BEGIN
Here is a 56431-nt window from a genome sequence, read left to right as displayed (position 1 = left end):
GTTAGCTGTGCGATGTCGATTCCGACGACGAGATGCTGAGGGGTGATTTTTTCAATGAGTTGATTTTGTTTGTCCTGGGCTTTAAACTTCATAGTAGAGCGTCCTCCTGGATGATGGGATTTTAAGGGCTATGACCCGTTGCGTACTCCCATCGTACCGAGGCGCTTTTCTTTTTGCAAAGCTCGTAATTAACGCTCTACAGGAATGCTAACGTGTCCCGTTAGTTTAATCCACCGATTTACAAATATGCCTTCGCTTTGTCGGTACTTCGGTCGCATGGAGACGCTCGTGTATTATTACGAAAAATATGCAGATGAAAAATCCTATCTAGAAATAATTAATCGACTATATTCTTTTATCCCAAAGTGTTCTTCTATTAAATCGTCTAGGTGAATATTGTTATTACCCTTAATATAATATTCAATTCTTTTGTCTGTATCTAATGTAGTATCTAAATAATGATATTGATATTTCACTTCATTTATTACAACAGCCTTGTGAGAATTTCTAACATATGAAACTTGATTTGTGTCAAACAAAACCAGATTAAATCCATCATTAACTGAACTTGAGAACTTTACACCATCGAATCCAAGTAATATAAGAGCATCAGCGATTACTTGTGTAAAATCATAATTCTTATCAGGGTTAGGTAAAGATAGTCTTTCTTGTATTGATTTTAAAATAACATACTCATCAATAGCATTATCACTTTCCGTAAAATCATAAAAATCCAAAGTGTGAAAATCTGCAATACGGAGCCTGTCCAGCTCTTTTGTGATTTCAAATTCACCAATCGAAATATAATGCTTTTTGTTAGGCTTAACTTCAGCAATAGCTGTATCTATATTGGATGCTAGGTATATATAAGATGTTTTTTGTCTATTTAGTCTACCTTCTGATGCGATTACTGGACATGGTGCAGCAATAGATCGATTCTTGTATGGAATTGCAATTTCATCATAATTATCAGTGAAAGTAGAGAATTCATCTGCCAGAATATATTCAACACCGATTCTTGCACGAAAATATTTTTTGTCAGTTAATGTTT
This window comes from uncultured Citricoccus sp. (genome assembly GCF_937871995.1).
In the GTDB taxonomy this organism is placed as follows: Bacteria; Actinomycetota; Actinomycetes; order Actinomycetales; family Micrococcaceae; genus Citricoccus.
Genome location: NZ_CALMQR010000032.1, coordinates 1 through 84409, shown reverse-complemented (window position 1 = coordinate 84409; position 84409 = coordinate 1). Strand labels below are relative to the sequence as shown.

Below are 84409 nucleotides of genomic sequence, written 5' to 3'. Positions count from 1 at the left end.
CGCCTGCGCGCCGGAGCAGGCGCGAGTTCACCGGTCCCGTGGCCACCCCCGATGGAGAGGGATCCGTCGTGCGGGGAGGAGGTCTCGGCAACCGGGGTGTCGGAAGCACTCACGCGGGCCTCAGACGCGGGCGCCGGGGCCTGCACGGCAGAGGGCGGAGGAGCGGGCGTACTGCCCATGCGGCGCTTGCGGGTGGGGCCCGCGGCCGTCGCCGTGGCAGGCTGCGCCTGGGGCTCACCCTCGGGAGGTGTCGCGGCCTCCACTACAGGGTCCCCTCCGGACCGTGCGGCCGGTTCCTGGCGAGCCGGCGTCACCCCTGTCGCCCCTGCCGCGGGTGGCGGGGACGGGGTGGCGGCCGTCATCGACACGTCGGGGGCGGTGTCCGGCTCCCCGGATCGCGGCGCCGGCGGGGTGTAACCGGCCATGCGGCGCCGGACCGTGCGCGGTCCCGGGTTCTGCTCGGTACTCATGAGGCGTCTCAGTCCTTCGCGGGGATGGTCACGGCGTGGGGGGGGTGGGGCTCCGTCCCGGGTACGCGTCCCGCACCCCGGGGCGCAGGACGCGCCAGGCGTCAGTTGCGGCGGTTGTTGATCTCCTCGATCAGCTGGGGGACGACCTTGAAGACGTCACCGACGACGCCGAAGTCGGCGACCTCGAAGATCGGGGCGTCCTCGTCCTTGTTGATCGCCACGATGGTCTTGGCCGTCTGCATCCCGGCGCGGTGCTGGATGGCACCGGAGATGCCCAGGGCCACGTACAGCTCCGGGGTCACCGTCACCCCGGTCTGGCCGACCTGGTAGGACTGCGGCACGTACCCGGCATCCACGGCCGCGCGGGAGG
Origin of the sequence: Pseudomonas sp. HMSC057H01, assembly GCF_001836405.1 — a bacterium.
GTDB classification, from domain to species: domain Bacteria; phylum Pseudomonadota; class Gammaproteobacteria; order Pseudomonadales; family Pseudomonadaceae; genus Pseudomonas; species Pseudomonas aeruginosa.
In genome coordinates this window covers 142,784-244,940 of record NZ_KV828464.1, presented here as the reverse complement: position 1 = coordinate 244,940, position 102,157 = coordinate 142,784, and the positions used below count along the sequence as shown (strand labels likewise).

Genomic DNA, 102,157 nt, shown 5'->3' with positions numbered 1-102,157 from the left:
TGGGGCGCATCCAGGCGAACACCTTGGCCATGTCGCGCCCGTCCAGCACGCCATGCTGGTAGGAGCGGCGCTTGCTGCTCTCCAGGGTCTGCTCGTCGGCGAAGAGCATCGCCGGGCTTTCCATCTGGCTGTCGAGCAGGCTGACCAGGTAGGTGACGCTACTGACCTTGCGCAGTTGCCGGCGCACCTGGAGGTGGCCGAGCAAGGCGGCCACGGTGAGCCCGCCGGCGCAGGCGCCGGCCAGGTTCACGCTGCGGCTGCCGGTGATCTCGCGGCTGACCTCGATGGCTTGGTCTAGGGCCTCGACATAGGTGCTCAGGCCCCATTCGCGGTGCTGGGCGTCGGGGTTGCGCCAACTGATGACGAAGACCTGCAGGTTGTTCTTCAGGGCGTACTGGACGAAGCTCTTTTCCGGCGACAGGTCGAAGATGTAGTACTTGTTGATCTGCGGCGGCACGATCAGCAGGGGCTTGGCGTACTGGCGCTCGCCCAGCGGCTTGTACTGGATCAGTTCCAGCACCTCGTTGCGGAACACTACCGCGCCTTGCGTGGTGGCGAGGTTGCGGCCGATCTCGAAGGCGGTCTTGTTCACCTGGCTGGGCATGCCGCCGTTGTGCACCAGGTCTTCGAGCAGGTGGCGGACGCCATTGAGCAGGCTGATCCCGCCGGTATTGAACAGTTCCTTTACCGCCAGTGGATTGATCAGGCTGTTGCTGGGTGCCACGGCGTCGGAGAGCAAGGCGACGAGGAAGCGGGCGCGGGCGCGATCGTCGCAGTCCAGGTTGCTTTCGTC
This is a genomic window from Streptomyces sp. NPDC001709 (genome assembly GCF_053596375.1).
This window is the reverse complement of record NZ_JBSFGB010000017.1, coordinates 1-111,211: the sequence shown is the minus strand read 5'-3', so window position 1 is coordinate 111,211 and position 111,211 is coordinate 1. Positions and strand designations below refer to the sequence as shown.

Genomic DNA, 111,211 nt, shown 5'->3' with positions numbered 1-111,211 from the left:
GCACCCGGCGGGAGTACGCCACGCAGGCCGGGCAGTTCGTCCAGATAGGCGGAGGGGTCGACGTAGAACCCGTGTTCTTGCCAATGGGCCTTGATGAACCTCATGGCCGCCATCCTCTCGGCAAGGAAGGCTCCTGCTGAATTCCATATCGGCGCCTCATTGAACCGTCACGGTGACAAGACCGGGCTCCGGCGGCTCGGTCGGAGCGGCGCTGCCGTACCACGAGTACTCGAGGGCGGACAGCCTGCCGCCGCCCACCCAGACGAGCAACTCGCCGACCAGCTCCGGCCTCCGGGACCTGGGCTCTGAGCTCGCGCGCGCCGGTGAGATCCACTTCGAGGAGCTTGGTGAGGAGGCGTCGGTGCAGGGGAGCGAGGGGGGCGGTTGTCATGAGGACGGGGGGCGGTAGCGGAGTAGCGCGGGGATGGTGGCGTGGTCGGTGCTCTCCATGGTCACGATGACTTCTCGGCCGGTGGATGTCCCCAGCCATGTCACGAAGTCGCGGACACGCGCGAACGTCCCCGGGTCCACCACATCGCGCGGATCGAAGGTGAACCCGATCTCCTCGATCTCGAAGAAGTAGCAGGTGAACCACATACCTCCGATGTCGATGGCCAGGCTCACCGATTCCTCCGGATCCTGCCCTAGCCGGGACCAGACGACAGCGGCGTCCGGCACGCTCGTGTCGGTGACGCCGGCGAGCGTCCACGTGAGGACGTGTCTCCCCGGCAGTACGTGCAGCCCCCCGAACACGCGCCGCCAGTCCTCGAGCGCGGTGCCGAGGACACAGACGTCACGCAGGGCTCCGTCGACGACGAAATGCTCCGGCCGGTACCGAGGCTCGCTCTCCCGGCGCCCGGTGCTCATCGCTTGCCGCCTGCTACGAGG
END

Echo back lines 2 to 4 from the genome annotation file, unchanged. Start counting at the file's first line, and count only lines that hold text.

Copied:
GTTAGCTGTGCGATGTCGATTCCGACGACGAGATGCTGAGGGGTGATTTTTTCAATGAGTTGATTTTGTTTGTCCTGGGCTTTAAACTTCATAGTAGAGCGTCCTCCTGGATGATGGGATTTTAAGGGCTATGACCCGTTGCGTACTCCCATCGTACCGAGGCGCTTTTCTTTTTGCAAAGCTCGTAATTAACGCTCTACAGGAATGCTAACGTGTCCCGTTAGTTTAATCCACCGATTTACAAATATGCCTTCGCTTTGTCGGTACTTCGGTCGCATGGAGACGCTCGTGTATTATTACGAAAAATATGCAGATGAAAAATCCTATCTAGAAATAATTAATCGACTATATTCTTTTATCCCAAAGTGTTCTTCTATTAAATCGTCTAGGTGAATATTGTTATTACCCTTAATATAATATTCAATTCTTTTGTCTGTATCTAATGTAGTATCTAAATAATGATATTGATATTTCACTTCATTTATTACAACAGCCTTGTGAGAATTTCTAACATATGAAACTTGATTTGTGTCAAACAAAACCAGATTAAATCCATCATTAACTGAACTTGAGAACTTTACACCATCGAATCCAAGTAATATAAGAGCATCAGCGATTACTTGTGTAAAATCATAATTCTTATCAGGGTTAGGTAAAGATAGTCTTTCTTGTATTGATTTTAAAATAACATACTCATCAATAGCATTATCACTTTCCGTAAAATCATAAAAATCCAAAGTGTGAAAATCTGCAATACGGAGCCTGTCCAGCTCTTTTGTGATTTCAAATTCACCAATCGAAATATAATGCTTTTTGTTAGGCTTAACTTCAGCAATAGCTGTATCTATATTGGATGCTAGGTATATATAAGATGTTTTTTGTCTATTTAGTCTACCTTCTGATGCGATTACTGGACATGGTGCAGCAATAGATCGATTCTTGTATGGAATTGCAATTTCATCATAATTATCAGTGAAAGTAGAGAATTCATCTGCCAGAATATATTCAACACCGATTCTTGCACGAAAATATTTTTTGTCAGTTAATGTTT
This window comes from uncultured Citricoccus sp. (genome assembly GCF_937871995.1).
In the GTDB taxonomy this organism is placed as follows: Bacteria; Actinomycetota; Actinomycetes; order Actinomycetales; family Micrococcaceae; genus Citricoccus.